Student group networking should satisfy both Facebook and non-Facebook users on campus
Networking isn’t just of shaking hands anymore. It’s moving toward online “friending” in many ways. Facebook has become a powerhouse for finding community connections online.
The Virtual Viking weekly email, which offers Portland State organizations space to advertise their events, encapsulates how important Facebook has become for these groups to reach out to the rest of campus. Out of the 16 links in the “Upcoming Events” section of last week’s Virtual Viking, nine lead to Facebook pages, six of which are viewable only by people with a Facebook account.
Facebook is definitely one of the biggest tools in a student group’s promotional toolbox, but student groups need to find a balance between traditional and contemporary ways of networking. A face-to-face connection is still powerful, and links to private Facebook pages can be detrimental to the hard work put into the various ways student groups distribute information.
Dono Powell, the publications director of ASPSU, said that of the various ways to promote events, including Facebook, the most effective method he has seen is posting and distributing physical promotional material around campus. “Regardless of whether you’re actually reading it, you’re seeing it,” Powell said.
Powell referenced the effective use of posters by Kaibigan, a noticeably active student group on campus.
Kaibigan works to get the word out for events a week in advance using various methods including Facebook, tabling (setting up a table on campus with brochures and people to answer questions) and email.
A personal connection in promotion is also important to Kaibigan. “When new people come in, we tell them to tell their friends,” Jonathan Albano, the Kaibigan communications coordinator, said .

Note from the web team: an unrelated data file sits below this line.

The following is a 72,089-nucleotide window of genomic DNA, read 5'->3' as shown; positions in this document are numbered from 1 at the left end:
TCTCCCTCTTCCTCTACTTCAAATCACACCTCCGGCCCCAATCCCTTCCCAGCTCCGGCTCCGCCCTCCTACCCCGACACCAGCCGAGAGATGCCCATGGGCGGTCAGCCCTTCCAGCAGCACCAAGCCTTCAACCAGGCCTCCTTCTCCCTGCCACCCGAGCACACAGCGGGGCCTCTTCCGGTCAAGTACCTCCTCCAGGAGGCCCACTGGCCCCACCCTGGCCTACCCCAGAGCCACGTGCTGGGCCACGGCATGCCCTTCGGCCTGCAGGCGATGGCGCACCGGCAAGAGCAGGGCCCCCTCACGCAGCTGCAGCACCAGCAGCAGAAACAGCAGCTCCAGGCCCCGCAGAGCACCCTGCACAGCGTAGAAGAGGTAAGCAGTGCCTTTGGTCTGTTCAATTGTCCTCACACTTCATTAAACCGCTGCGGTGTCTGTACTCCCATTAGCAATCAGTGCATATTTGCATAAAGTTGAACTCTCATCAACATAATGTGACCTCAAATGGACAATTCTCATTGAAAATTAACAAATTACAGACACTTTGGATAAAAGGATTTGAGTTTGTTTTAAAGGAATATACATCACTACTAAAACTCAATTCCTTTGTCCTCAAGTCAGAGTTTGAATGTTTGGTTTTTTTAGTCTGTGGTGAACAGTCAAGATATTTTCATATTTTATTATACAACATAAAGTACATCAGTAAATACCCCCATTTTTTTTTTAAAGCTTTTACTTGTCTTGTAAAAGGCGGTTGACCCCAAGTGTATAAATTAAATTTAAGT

ASPSU and the American Society for Mechanical Engineers, also try to achieve this personal connection by making announcements in classes.
“Email works very well to inform [mechanical engineering] students of meetings, but we also advertise in brief announcements before class,” said Santiago Rodriquez, an ASME chair.
Student groups like these are using memorable methods for the non-social network portion of their advertising.
Many aspects of other student groups’ online promotion, however, are less than impressive. When Facebook is used as a link for campus wide material, like Virtual Viking emails, finding a login page instead of information about an event is disappointing and gives an unfavorable impression.
Despite this, Facebook is becoming the norm for promotion and social connection. From student groups to universities to companies like Starbucks, it seems that everyone is using Facebook. The site has 800 million users (who use their account at least once a month), and, on average, users are in contact with 80 community pages, groups and events.
With these overwhelming numbers, it might seem that the non-Facebook users can only blame themselves for missing out on this huge source for information and interaction.
There are other statistics to consider. The number of Facebook users from the U.S. was 149.4 million at the end of May, about one third of the total U.S. population. Of this population, the most recent data from the U.S. Census Bureau shows that the percentage of the U.S. population 18 years and older was 75.7 percent in 2009.
This age range is the general audience for PSU student groups and the majority of Facebook users are adults. Just considering the adult population of the U.S., the numbers of Facebook and non-Facebook users from the U.S. are approximately even, giving each group the same importance as a targeted audience.
More important than numbers is the fact that that student groups are vital sources for finding inclusive spaces on campus, so it is logical that they should use inclusive advertising methods as well. Not everyone has to become part of the hip online scene in order to be valuable members of the audience.
Student groups do not have to give up their Facebook altogether to try to reach the non-Facebook niche either. If Facebook is used as a public site instead of private, people without Facebook can click on a link that takes them to useful information a student group is providing (of an event, etc.), and student groups can still keep their Facebook followers happy by maintaining the interactive aspects of the site.
By making this slight adjustment on their Facebook pages, as well as using more face-to-face methods, student groups can increase their potential audience for event promotion, and non-Facebook users can feel included. It would be a win-win.